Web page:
I remember the cigar box full of animals; hippos and big cats, elephants, horses, monkeys. They lay so snug and intertwined that only my Father could make them fit back into the box without a tail or a slender foot left sticking out. His eyes would soften when I asked, “Daddy, can we play with the animals?” He would bring them down off the high shelf and lay them on the kitchen table. He would lean in towards them, and I would too. Then we would marvel at the wee snouts and fine details of his treasure. I always tried to be very careful. I knew as a child that to hurt something he loved would be to hurt him also. He seemed too sensitive to take hurts. When we were leaning over the table I felt like I knew him, like he was my friend.

I once refolded a gum wrapper, inserted it back into the package and offered it to him. "Hey Dad, want a piece of gum?" He looked so eager and thankful that when he realized I had played a trick on him and his face fell, I thought, "What have I done to this man?"

In high school, when he thought I hated him, I was secretly coveting the giant orange sweater of his that my Mom had tried to throw away. It was shaggy and misshapen with some holes, but I had seen my Father wearing it on chilly autumn days. He used it to paint in, to read in, and to be an artist in his head. It seemed my Mother was trying to throw away the best part of him. I remember sitting in my room in the big droopy sweater, trying to preserve his essence.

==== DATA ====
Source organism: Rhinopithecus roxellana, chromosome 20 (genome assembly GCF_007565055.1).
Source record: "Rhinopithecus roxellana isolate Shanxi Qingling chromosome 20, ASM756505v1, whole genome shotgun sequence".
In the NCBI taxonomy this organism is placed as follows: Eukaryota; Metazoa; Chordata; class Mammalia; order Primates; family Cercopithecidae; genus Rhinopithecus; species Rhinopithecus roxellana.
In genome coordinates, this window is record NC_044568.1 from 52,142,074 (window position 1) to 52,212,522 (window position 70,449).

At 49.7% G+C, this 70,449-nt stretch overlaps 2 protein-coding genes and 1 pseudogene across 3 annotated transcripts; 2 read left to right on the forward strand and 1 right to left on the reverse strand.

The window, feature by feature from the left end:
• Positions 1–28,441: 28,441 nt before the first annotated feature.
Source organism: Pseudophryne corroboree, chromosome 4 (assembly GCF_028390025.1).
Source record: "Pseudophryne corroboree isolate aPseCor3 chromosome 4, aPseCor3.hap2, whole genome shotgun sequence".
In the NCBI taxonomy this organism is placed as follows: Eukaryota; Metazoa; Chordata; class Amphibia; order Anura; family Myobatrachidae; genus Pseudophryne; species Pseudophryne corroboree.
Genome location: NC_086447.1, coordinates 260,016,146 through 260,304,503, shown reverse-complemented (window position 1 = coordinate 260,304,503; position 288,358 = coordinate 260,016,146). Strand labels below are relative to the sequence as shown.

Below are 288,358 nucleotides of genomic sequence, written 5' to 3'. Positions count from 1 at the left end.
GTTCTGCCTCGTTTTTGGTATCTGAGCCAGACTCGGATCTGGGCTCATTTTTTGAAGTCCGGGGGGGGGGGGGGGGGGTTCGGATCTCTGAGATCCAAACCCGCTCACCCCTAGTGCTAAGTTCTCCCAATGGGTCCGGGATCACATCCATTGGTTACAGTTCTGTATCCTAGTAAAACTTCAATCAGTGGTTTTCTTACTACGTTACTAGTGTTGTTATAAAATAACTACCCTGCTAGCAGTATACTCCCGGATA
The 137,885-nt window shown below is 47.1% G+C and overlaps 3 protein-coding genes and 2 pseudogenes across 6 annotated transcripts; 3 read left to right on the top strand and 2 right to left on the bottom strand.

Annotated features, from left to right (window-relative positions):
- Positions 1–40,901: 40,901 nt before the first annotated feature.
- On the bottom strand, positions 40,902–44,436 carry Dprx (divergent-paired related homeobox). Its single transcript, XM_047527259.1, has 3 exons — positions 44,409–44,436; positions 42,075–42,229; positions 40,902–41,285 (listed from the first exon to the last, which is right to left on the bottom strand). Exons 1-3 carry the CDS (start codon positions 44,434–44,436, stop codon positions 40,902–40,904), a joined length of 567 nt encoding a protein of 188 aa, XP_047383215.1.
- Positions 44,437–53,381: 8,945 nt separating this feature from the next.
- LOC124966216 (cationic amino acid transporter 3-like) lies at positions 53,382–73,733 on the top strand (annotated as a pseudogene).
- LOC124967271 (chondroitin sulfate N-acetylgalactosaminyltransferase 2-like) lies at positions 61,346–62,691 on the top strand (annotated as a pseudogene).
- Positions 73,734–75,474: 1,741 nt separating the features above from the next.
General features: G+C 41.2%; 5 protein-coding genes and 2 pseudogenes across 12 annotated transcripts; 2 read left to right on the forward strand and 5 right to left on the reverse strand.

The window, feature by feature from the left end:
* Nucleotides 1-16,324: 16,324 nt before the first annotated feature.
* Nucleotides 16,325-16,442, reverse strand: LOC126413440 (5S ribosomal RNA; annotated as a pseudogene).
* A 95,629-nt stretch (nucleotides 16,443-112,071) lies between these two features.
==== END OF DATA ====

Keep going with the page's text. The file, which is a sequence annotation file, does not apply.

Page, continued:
"Few sons, indeed. are like their fathers. Generally they are worse; but just a few are better"
  - Athena, appearing to Telemachus in the form of Mentor

Dear Dad,

I was thinking of you the other day when I smelled someone's Old Spice, and realise that I hadn't written to you in, well, basically forever. Back in my boarding school days I wrote every week, but then of course, I had to - they made me. I probably would have written to you, just not every week.

At any rate, and as I was saying before I interrupted myself with excuses, you came very clearly into my thoughts quite recently. Like you, and your father before you, I enjoy growing a little kitchen garden, and I have lately started a new allotment. I love the smell of damp earth, the very essence of the garden. I grow the things I like - Peas, cabbages, kale, tomatoes and peppers, potatoes and of course, beans. I mention this last of all because it was during the picking of these beans that I had a clear memory of you, picking beans in your garden. Christine was with me as I was harvesting, and I told her the story of how you'd pick beans, go inside and cook them up, serve them with butter and salt and that would be lunch. Of course now that aroma reminds me of you.

I loved those beans, and I loved that you grew them for us as well as you. I never told you this before, and that's my loss as well as yours. I don't like those little French bush beans; I always told myself that they had no flavour, and while that may be true, I realise only now that there's another reason. You see, Dad, to me the real beans are the runner beans like those you grew. Statuesque plants running up their supports to meet the sun, and capable of producing fruit by the pound. Sturdy rough pods bursting with big juicy and wholesome beans. I remember the variety you grew, red-flowered beauties positively humming with bees, a delight to all the senses. I could sit and watch them grow, that's how beautiful they were to me; that's how beautiful they still are.

I grow an old Italian variety, Romano; the flowers are not scarlet, rather white, but the beans are possibly just as flush and flavourful as yours. I say this because maybe they are, but I cannot compare directly, as time fades memory as sunshine and wear fades old clothing. Still, I imagine yours were nicer because you'd grown them.